Andrew and I thought it was time you had another post in our Art Crimes series.
Today one of the most infamous and mysterious art heists ever and if you are interested there are still rewards on offer if you have any tips on who was involved!!
It's 12:30 am on March 18 in 1990 and St Patrick's Day has officially ended but the revelers haven't accepted that in downtown Boston, USA.
Passing by close to the Isabella Stewart Gardner Museum a couple of St Patrick Day merrymakers saw what looked like a couple of cops sitting in a car. Inside the museum two guards were on duty. Suddenly several fire alarms go off but as nothing unusual was detected and no smoke appeared the guards decided that a system failure must have been the cause.3
Just before 1.30am the two cops get out of their car and go to the side door of the museum, and were admitted by the museum guard believing they were there to investigate the disturbance.
At this point you will realise that the guards weren't particularly bright - maybe they too had been celebrating St Patrick's Day before going on duty!! Even though the guards hadn't phoned for police assistance they admitted these two men!
The not very smart guards were immediately arrested by the two cops who announced - just in case the guards hadn't fully grasped the situation:- Gentlemen, this is a robbery! 3
The guards were handcuffed and tied up in the basement of the museum being promised that if they kept "mum" about the robbery they would be rewarded in a year's tine.3
The two thieves first started to work in The Dutch Room cutting the paintings from their frames.
They first seized Rembrandt’s Christ in the Storm on the Sea of Galilee.
Christ in the Storm on the Sea of Galilee is a very significant painting because it was considered to be the best example of Rembrandt's narrative painting in America and is also his only painted seascape.4
Dated 1633, it was made shortly after Rembrandt moved to Amsterdam from his native Leiden, when he was establishing himself as the city’s leading painter of portraits and historical subjects. The detailed rendering of the scene, the figures’ varied expressions, the relatively polished brushwork, and the bright coloring are characteristic of Rembrandt’s early style. Eighteenth-century critics like Arnold Houbraken often preferred this early period to Rembrandt’s later, broader, and less descriptive manner.4
If you are interested you an read more about this painting by clicking here.
Next the thieves took A Lady and Gentleman in Black as shown below.
Johnanne Vermeer's The Concert was also taken from The Dutch Room. 1663-1666
The Concert depicts a pristine domestic parlor, two women and a man concentrating on making music. The standing woman holds a sheet of music and raises her hand to beat time for her companions. Turned enigmatically away from our gaze, the seated gentleman wears an elaborate decorated sash that indicates his membership in a civic militia. Some scholars have been tempted to interpret Dutch musical scenes like this as moral warnings against seduction and illicit sex. Indeed, hanging on the wall at the right is a painting of a procuress by Dirck van Baburen. Although the subject of this painting-within-a-painting seems to suggest that something improper is taking place, the Procuress was in fact owned by Vermeer’s family. Moreover, the figures in the room are intently preoccupied with their music: they do not look at each other, and seem unaware they are being observed. Their intensity does not invite interruption. Lying on the large table at left is a lute, while a viola da gamba lies on the floor. Are these instruments soon to be taken up by the trio, or are others to join the group? Vermeer crafts rather deliberately a sense of mystery: this study in social interaction is a comedy of manners open to our interpretation.4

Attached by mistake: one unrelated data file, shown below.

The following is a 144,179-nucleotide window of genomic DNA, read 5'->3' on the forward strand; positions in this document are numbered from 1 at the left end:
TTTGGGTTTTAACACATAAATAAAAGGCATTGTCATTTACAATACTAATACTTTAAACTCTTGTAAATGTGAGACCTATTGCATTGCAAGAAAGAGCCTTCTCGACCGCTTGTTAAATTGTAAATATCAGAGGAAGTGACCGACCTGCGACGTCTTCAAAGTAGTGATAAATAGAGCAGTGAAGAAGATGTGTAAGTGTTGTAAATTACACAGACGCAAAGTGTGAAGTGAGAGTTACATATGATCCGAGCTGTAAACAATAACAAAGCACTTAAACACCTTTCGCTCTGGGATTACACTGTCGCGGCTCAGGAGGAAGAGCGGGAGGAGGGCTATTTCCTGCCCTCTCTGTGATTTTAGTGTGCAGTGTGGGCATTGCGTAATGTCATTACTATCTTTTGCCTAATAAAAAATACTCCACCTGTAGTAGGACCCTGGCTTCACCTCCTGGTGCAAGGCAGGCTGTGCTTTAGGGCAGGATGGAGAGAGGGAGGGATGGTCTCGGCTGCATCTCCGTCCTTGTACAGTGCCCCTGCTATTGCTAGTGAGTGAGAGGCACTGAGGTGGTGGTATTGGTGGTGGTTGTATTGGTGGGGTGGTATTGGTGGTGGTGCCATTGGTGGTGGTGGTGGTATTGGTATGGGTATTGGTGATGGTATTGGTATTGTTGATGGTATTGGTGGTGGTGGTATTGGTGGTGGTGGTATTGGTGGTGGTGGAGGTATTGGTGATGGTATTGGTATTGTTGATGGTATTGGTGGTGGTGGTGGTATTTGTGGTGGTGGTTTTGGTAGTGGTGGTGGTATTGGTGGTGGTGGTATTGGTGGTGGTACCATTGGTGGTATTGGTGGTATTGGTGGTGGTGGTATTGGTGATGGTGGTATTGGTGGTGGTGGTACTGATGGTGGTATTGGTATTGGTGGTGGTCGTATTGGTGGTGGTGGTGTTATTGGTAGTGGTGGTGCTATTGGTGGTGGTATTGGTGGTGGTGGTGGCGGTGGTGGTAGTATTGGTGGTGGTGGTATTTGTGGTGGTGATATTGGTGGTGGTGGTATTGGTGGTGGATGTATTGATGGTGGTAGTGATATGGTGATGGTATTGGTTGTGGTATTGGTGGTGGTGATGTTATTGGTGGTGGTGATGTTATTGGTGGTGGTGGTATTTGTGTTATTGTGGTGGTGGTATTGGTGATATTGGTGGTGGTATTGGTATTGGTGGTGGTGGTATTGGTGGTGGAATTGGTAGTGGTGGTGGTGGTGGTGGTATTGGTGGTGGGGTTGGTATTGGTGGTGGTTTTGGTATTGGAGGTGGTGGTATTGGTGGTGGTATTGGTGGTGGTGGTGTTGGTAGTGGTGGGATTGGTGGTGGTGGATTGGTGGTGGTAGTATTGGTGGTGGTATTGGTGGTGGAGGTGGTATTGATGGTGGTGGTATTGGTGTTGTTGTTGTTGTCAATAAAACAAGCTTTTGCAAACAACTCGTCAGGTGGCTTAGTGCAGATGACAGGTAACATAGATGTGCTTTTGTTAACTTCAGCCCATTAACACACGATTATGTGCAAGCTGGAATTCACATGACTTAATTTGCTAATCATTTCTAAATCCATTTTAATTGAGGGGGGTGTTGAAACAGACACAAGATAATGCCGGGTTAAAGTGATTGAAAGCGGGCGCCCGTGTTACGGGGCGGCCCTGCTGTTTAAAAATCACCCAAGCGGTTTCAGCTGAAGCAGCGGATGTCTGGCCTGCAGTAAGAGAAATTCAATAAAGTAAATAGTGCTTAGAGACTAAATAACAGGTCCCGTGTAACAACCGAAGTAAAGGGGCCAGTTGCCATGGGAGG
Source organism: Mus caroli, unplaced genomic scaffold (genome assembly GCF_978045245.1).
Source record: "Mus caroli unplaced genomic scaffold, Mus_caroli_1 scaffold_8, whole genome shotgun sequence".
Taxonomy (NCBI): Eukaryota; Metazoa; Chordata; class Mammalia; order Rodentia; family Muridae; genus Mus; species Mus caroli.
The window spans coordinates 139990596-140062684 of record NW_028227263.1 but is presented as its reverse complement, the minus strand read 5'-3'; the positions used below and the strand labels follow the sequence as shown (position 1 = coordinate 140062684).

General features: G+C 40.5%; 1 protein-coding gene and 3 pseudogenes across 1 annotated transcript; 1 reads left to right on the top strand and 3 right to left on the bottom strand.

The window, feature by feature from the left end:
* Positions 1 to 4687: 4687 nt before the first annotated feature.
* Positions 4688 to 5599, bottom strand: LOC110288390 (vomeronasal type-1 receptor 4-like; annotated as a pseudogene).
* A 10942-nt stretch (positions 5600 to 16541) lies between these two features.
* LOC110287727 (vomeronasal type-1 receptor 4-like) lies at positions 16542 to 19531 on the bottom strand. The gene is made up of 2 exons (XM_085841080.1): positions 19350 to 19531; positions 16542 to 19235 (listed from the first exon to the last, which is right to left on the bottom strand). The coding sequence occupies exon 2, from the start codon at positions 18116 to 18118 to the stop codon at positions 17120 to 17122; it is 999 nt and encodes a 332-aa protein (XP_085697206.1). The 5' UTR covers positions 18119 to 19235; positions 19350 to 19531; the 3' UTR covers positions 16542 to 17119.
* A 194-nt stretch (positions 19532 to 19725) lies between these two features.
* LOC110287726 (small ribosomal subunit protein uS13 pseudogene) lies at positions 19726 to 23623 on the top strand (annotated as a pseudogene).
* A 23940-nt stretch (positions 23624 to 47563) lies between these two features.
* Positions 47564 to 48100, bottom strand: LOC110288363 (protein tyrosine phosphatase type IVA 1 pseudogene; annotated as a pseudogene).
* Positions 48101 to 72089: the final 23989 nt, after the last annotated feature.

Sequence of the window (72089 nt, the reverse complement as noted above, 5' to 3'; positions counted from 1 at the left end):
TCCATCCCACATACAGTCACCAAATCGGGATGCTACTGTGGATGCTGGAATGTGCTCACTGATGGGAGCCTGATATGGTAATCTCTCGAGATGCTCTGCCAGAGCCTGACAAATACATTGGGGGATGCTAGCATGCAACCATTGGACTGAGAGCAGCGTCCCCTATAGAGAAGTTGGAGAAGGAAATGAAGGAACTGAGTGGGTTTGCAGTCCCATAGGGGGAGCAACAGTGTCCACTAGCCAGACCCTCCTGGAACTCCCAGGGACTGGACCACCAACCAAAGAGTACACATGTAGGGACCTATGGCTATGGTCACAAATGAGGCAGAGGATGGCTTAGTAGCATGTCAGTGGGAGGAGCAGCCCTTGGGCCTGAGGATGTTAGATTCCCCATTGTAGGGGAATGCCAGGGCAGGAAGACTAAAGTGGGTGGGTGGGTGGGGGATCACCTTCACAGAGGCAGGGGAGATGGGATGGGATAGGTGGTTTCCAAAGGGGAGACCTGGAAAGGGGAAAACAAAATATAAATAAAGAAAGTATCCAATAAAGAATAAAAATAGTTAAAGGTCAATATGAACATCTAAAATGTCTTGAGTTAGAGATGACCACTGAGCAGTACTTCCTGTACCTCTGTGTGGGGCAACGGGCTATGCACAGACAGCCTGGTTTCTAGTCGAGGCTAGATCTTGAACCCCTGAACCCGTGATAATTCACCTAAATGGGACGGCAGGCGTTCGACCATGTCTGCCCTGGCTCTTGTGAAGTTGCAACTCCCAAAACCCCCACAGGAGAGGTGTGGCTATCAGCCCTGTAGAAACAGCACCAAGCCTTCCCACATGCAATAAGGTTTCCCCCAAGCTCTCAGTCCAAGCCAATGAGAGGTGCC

To read more about this painting click here.
Isabella Stewart Gardner established the museum in Boston in 1903. To read Isabella's story and how she went about establishing the museum please click here.
The Vermeer painting The Concert was Isabella's first major acquisition, and she bought it without the help of experts. It was bought at the Paris auction of the estate of Théophile Thoré (1807–1869), a prominent critic who wrote under the pseudonym William Bürger. He had been instrumental in reviving the reputation of Vermeer, which made this painting especially important.4
Finally, in The Dutch Room a painting by the not so well known Govaert Flinck titled Landscape with an Obelisk was taken from its frame. Flinck was a student of Rembrandt's and up until the 1980s the painting was attributed to Rembrandt. 4
You can read more about the painting here. Interestingly Isabella's opinion of Rembrandt was expressed with the words: “I really don’t adore Rembrandt. I only like him.” 4
Also taken from the Dutch Room was an ancient Chinese gu (beaker) and a a very tiny (4.5x5cm) self-portrait etching by Rembrandt from the side of a chest.4
And if you are wondering how all these details are known to the authorities - the thieves did take the video cassettes with the footage from the CCTV system, as well as the data printouts from the motion detection equipment but overlooking the fact that the movement data had also been recorded on a hard drive as shown below.3
Within the museum one of the rooms has empty frames as a reminder of the theft and in vain hope that one day the paintings will be found and returned.
In a couple of days we will be back to tell you what the thieves took from the Short Gallery and the Blue Room. But tomorrow Jane has something special for you especially if you love Michelangelo.